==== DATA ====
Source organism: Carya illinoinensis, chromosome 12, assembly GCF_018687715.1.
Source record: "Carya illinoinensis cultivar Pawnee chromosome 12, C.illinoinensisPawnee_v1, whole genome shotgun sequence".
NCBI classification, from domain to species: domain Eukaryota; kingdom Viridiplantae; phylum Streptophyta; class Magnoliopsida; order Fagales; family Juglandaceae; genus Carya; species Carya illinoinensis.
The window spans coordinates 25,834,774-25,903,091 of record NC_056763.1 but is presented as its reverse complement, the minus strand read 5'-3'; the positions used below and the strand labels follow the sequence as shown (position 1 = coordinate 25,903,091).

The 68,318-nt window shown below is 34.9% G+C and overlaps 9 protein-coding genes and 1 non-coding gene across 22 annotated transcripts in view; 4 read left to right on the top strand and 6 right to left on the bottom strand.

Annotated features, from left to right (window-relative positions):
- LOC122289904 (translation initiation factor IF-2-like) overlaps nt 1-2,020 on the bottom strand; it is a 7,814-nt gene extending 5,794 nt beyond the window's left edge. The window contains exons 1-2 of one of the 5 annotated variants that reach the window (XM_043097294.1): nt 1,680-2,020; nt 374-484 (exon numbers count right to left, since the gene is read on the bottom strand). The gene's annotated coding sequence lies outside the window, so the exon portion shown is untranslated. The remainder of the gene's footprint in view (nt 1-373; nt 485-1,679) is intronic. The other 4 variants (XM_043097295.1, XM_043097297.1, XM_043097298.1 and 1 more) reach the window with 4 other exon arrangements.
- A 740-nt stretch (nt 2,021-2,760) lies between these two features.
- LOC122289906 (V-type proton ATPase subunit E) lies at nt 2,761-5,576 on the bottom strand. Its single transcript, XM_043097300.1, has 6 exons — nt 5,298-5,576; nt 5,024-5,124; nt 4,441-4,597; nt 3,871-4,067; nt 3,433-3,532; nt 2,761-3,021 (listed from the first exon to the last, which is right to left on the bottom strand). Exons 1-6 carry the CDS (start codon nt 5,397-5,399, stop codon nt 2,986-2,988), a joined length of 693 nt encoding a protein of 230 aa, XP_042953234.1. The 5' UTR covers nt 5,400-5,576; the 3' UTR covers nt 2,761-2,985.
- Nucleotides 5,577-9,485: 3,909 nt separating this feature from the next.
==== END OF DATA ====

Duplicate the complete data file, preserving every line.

Source organism: Carya illinoinensis, chromosome 12, assembly GCF_018687715.1.
Source record: "Carya illinoinensis cultivar Pawnee chromosome 12, C.illinoinensisPawnee_v1, whole genome shotgun sequence".
NCBI classification, from domain to species: domain Eukaryota; kingdom Viridiplantae; phylum Streptophyta; class Magnoliopsida; order Fagales; family Juglandaceae; genus Carya; species Carya illinoinensis.
The window spans coordinates 25,834,774-25,903,091 of record NC_056763.1 but is presented as its reverse complement, the minus strand read 5'-3'; the positions used below and the strand labels follow the sequence as shown (position 1 = coordinate 25,903,091).

The 68,318-nt window shown below is 34.9% G+C and overlaps 9 protein-coding genes and 1 non-coding gene across 22 annotated transcripts in view; 4 read left to right on the top strand and 6 right to left on the bottom strand.

Annotated features, from left to right (window-relative positions):
- LOC122289904 (translation initiation factor IF-2-like) overlaps nt 1-2,020 on the bottom strand; it is a 7,814-nt gene extending 5,794 nt beyond the window's left edge. The window contains exons 1-2 of one of the 5 annotated variants that reach the window (XM_043097294.1): nt 1,680-2,020; nt 374-484 (exon numbers count right to left, since the gene is read on the bottom strand). The gene's annotated coding sequence lies outside the window, so the exon portion shown is untranslated. The remainder of the gene's footprint in view (nt 1-373; nt 485-1,679) is intronic. The other 4 variants (XM_043097295.1, XM_043097297.1, XM_043097298.1 and 1 more) reach the window with 4 other exon arrangements.
- A 740-nt stretch (nt 2,021-2,760) lies between these two features.
- LOC122289906 (V-type proton ATPase subunit E) lies at nt 2,761-5,576 on the bottom strand. Its single transcript, XM_043097300.1, has 6 exons — nt 5,298-5,576; nt 5,024-5,124; nt 4,441-4,597; nt 3,871-4,067; nt 3,433-3,532; nt 2,761-3,021 (listed from the first exon to the last, which is right to left on the bottom strand). Exons 1-6 carry the CDS (start codon nt 5,397-5,399, stop codon nt 2,986-2,988), a joined length of 693 nt encoding a protein of 230 aa, XP_042953234.1. The 5' UTR covers nt 5,400-5,576; the 3' UTR covers nt 2,761-2,985.
- Nucleotides 5,577-9,485: 3,909 nt separating this feature from the next.